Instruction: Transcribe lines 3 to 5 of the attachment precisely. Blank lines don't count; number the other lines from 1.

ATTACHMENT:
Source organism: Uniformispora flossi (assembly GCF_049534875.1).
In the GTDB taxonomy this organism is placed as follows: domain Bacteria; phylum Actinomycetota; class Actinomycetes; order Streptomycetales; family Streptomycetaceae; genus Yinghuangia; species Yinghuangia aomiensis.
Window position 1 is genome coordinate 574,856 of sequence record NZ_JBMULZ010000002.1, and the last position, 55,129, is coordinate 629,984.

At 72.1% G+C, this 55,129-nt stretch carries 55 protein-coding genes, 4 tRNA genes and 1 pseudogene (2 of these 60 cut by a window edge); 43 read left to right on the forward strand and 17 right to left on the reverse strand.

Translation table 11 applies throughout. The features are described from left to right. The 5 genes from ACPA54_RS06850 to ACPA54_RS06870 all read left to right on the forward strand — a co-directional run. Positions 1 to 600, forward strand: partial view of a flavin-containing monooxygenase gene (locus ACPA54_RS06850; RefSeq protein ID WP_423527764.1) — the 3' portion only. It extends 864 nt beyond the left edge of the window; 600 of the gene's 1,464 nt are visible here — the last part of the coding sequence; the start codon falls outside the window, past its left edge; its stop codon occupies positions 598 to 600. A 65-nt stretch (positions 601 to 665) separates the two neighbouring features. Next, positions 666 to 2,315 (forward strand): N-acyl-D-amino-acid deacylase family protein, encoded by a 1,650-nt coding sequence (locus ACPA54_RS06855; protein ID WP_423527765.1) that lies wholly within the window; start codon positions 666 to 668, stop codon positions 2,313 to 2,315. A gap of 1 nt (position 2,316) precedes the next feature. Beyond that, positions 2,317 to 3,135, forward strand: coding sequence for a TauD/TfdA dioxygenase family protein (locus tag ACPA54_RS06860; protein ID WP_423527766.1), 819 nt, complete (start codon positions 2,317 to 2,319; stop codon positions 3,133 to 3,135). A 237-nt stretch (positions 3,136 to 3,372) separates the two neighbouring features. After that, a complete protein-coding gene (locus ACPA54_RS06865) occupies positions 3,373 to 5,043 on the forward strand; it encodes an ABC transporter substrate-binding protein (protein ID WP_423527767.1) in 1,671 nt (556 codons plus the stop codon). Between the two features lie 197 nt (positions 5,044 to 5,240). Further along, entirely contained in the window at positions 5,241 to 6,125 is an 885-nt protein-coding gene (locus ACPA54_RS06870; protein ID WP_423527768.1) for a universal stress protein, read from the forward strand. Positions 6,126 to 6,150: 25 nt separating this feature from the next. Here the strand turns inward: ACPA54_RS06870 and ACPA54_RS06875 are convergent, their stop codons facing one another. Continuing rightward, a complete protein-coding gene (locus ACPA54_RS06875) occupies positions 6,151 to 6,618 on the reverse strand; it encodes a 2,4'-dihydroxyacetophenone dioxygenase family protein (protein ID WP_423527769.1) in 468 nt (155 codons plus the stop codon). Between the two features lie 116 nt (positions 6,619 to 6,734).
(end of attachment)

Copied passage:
Window position 1 is genome coordinate 574,856 of sequence record NZ_JBMULZ010000002.1, and the last position, 55,129, is coordinate 629,984.

At 72.1% G+C, this 55,129-nt stretch carries 55 protein-coding genes, 4 tRNA genes and 1 pseudogene (2 of these 60 cut by a window edge); 43 read left to right on the forward strand and 17 right to left on the reverse strand.

Translation table 11 applies throughout. The features are described from left to right. The 5 genes from ACPA54_RS06850 to ACPA54_RS06870 all read left to right on the forward strand — a co-directional run. Positions 1 to 600, forward strand: partial view of a flavin-containing monooxygenase gene (locus ACPA54_RS06850; RefSeq protein ID WP_423527764.1) — the 3' portion only. It extends 864 nt beyond the left edge of the window; 600 of the gene's 1,464 nt are visible here — the last part of the coding sequence; the start codon falls outside the window, past its left edge; its stop codon occupies positions 598 to 600. A 65-nt stretch (positions 601 to 665) separates the two neighbouring features. Next, positions 666 to 2,315 (forward strand): N-acyl-D-amino-acid deacylase family protein, encoded by a 1,650-nt coding sequence (locus ACPA54_RS06855; protein ID WP_423527765.1) that lies wholly within the window; start codon positions 666 to 668, stop codon positions 2,313 to 2,315. A gap of 1 nt (position 2,316) precedes the next feature. Beyond that, positions 2,317 to 3,135, forward strand: coding sequence for a TauD/TfdA dioxygenase family protein (locus tag ACPA54_RS06860; protein ID WP_423527766.1), 819 nt, complete (start codon positions 2,317 to 2,319; stop codon positions 3,133 to 3,135). A 237-nt stretch (positions 3,136 to 3,372) separates the two neighbouring features. After that, a complete protein-coding gene (locus ACPA54_RS06865) occupies positions 3,373 to 5,043 on the forward strand; it encodes an ABC transporter substrate-binding protein (protein ID WP_423527767.1) in 1,671 nt (556 codons plus the stop codon). Between the two features lie 197 nt (positions 5,044 to 5,240). Further along, entirely contained in the window at positions 5,241 to 6,125 is an 885-nt protein-coding gene (locus ACPA54_RS06870; protein ID WP_423527768.1) for a universal stress protein, read from the forward strand. Positions 6,126 to 6,150: 25 nt separating this feature from the next. Here the strand turns inward: ACPA54_RS06870 and ACPA54_RS06875 are convergent, their stop codons facing one another. Continuing rightward, a complete protein-coding gene (locus ACPA54_RS06875) occupies positions 6,151 to 6,618 on the reverse strand; it encodes a 2,4'-dihydroxyacetophenone dioxygenase family protein (protein ID WP_423527769.1) in 468 nt (155 codons plus the stop codon). Between the two features lie 116 nt (positions 6,619 to 6,734).